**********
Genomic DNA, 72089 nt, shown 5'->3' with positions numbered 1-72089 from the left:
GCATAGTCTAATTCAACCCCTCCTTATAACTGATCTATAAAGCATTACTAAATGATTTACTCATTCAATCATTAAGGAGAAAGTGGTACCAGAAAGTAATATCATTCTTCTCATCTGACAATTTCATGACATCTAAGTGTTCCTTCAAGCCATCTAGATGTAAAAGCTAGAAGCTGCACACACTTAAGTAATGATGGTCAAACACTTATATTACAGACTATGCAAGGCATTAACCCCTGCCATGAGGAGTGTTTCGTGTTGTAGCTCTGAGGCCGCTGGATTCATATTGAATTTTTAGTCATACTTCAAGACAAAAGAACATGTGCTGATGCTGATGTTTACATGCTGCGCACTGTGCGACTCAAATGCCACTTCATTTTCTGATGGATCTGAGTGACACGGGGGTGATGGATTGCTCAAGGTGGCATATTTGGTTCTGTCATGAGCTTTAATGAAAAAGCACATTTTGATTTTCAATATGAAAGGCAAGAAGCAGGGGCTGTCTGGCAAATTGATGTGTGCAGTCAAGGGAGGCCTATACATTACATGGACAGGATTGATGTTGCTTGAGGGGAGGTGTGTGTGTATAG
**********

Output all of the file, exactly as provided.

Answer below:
Genomic DNA, 72089 nt, shown 5'->3' with positions numbered 1-72089 from the left:
GCATAGTCTAATTCAACCCCTCCTTATAACTGATCTATAAAGCATTACTAAATGATTTACTCATTCAATCATTAAGGAGAAAGTGGTACCAGAAAGTAATATCATTCTTCTCATCTGACAATTTCATGACATCTAAGTGTTCCTTCAAGCCATCTAGATGTAAAAGCTAGAAGCTGCACACACTTAAGTAATGATGGTCAAACACTTATATTACAGACTATGCAAGGCATTAACCCCTGCCATGAGGAGTGTTTCGTGTTGTAGCTCTGAGGCCGCTGGATTCATATTGAATTTTTAGTCATACTTCAAGACAAAAGAACATGTGCTGATGCTGATGTTTACATGCTGCGCACTGTGCGACTCAAATGCCACTTCATTTTCTGATGGATCTGAGTGACACGGGGGTGATGGATTGCTCAAGGTGGCATATTTGGTTCTGTCATGAGCTTTAATGAAAAAGCACATTTTGATTTTCAATATGAAAGGCAAGAAGCAGGGGCTGTCTGGCAAATTGATGTGTGCAGTCAAGGGAGGCCTATACATTACATGGACAGGATTGATGTTGCTTGAGGGGAGGTGTGTGTGTATAG